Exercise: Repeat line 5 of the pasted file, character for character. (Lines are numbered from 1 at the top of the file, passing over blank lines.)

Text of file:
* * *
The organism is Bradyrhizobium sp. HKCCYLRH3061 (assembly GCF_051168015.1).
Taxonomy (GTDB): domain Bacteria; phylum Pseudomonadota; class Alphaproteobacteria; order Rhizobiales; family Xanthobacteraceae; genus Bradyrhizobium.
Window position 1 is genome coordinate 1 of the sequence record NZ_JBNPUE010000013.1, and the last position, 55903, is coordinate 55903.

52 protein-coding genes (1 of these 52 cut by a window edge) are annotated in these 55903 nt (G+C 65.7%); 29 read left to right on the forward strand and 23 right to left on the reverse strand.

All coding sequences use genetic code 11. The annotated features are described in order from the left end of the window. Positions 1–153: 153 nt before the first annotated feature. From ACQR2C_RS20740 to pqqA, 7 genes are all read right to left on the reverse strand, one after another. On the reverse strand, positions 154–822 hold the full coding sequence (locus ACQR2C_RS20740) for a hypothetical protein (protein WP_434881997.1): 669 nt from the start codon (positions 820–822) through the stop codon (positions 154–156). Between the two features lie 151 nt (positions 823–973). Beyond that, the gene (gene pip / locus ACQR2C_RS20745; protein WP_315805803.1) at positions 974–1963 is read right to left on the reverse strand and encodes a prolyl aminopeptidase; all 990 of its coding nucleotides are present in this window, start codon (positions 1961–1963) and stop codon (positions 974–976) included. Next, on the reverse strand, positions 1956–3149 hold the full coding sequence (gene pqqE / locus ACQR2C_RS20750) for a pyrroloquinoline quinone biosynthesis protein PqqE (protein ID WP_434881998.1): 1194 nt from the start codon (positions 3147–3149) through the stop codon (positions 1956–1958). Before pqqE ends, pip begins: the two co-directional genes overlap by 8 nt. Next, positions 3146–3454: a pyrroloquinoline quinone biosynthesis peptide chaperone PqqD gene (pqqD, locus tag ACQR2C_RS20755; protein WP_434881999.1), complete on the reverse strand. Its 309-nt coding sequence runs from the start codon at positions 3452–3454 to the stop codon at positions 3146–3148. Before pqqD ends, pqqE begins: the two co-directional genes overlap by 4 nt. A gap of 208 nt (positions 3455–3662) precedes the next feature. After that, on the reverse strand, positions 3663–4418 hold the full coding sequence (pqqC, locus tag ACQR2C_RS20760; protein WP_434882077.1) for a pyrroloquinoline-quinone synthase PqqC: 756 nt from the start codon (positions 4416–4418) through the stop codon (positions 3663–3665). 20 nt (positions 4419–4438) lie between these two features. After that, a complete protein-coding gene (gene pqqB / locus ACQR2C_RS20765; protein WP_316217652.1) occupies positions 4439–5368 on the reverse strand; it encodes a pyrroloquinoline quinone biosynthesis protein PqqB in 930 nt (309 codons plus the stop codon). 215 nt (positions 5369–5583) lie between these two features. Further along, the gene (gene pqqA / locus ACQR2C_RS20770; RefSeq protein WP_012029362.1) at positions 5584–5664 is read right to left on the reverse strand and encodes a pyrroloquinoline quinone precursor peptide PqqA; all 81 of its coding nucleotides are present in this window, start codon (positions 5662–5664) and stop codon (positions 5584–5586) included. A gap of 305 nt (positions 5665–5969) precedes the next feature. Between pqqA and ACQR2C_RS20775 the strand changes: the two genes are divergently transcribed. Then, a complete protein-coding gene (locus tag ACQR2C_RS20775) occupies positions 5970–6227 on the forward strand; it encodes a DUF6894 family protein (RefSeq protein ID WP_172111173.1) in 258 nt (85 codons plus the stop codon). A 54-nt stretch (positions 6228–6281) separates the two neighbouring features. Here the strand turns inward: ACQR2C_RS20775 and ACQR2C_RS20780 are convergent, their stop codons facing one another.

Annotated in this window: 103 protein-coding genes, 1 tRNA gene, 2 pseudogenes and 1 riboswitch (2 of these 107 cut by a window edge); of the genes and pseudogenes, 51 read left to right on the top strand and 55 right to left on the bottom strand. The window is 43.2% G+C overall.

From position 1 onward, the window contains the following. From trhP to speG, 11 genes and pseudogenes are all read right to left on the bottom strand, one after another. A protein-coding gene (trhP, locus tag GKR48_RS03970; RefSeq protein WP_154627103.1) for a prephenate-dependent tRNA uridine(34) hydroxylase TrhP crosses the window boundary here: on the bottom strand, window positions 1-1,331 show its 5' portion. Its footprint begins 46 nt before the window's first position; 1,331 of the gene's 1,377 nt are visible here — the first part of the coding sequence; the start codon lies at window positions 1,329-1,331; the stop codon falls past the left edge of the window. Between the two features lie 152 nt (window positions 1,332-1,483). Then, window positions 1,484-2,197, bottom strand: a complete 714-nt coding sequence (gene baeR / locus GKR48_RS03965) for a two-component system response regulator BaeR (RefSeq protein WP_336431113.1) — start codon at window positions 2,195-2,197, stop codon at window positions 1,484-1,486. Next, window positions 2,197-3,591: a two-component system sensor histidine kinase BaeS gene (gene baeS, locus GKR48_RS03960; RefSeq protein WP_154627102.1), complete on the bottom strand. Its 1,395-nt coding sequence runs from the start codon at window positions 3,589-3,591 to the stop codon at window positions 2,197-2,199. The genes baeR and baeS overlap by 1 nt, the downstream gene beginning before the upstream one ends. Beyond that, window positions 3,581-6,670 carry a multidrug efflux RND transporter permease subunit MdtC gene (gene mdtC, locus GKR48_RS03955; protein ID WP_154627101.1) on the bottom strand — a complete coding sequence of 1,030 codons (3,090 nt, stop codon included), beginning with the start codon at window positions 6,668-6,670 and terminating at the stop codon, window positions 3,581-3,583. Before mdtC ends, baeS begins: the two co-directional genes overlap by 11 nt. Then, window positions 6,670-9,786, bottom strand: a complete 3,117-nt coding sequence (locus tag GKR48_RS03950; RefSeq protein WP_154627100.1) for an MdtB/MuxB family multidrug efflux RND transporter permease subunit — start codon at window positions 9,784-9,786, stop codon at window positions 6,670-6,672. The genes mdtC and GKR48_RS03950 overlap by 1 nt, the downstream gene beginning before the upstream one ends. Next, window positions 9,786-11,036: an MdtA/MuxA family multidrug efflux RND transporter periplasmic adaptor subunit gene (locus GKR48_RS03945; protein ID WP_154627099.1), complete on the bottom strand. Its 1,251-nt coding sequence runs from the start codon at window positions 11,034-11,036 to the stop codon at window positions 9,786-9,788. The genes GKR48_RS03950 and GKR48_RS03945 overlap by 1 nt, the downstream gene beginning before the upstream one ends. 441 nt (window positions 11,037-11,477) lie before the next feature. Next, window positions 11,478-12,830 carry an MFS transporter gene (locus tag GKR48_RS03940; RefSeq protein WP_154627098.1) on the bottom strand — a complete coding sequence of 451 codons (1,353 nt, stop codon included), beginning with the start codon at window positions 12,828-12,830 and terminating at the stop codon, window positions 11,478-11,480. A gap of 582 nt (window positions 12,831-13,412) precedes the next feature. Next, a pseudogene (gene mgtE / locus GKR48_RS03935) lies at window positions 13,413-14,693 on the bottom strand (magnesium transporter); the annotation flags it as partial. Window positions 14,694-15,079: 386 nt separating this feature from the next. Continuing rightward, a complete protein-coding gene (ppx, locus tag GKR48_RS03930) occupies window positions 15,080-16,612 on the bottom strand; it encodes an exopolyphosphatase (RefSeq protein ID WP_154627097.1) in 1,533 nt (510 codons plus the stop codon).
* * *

All coding sequences use genetic code 11. The annotated features are described in order from the left end of the window. Positions 1–153: 153 nt before the first annotated feature. From ACQR2C_RS20740 to pqqA, 7 genes are all read right to left on the reverse strand, one after another. On the reverse strand, positions 154–822 hold the full coding sequence (locus ACQR2C_RS20740) for a hypothetical protein (protein WP_434881997.1): 669 nt from the start codon (positions 820–822) through the stop codon (positions 154–156). Between the two features lie 151 nt (positions 823–973). Beyond that, the gene (gene pip / locus ACQR2C_RS20745; protein WP_315805803.1) at positions 974–1963 is read right to left on the reverse strand and encodes a prolyl aminopeptidase; all 990 of its coding nucleotides are present in this window, start codon (positions 1961–1963) and stop codon (positions 974–976) included. Next, on the reverse strand, positions 1956–3149 hold the full coding sequence (gene pqqE / locus ACQR2C_RS20750) for a pyrroloquinoline quinone biosynthesis protein PqqE (protein ID WP_434881998.1): 1194 nt from the start codon (positions 3147–3149) through the stop codon (positions 1956–1958). Before pqqE ends, pip begins: the two co-directional genes overlap by 8 nt. Next, positions 3146–3454: a pyrroloquinoline quinone biosynthesis peptide chaperone PqqD gene (pqqD, locus tag ACQR2C_RS20755; protein WP_434881999.1), complete on the reverse strand. Its 309-nt coding sequence runs from the start codon at positions 3452–3454 to the stop codon at positions 3146–3148. Before pqqD ends, pqqE begins: the two co-directional genes overlap by 4 nt. A gap of 208 nt (positions 3455–3662) precedes the next feature. After that, on the reverse strand, positions 3663–4418 hold the full coding sequence (pqqC, locus tag ACQR2C_RS20760; protein WP_434882077.1) for a pyrroloquinoline-quinone synthase PqqC: 756 nt from the start codon (positions 4416–4418) through the stop codon (positions 3663–3665). 20 nt (positions 4419–4438) lie between these two features. After that, a complete protein-coding gene (gene pqqB / locus ACQR2C_RS20765; protein WP_316217652.1) occupies positions 4439–5368 on the reverse strand; it encodes a pyrroloquinoline quinone biosynthesis protein PqqB in 930 nt (309 codons plus the stop codon). 215 nt (positions 5369–5583) lie between these two features. Further along, the gene (gene pqqA / locus ACQR2C_RS20770; RefSeq protein WP_012029362.1) at positions 5584–5664 is read right to left on the reverse strand and encodes a pyrroloquinoline quinone precursor peptide PqqA; all 81 of its coding nucleotides are present in this window, start codon (positions 5662–5664) and stop codon (positions 5584–5586) included. A gap of 305 nt (positions 5665–5969) precedes the next feature. Between pqqA and ACQR2C_RS20775 the strand changes: the two genes are divergently transcribed. Then, a complete protein-coding gene (locus tag ACQR2C_RS20775) occupies positions 5970–6227 on the forward strand; it encodes a DUF6894 family protein (RefSeq protein ID WP_172111173.1) in 258 nt (85 codons plus the stop codon). A 54-nt stretch (positions 6228–6281) separates the two neighbouring features. Here the strand turns inward: ACQR2C_RS20775 and ACQR2C_RS20780 are convergent, their stop codons facing one another.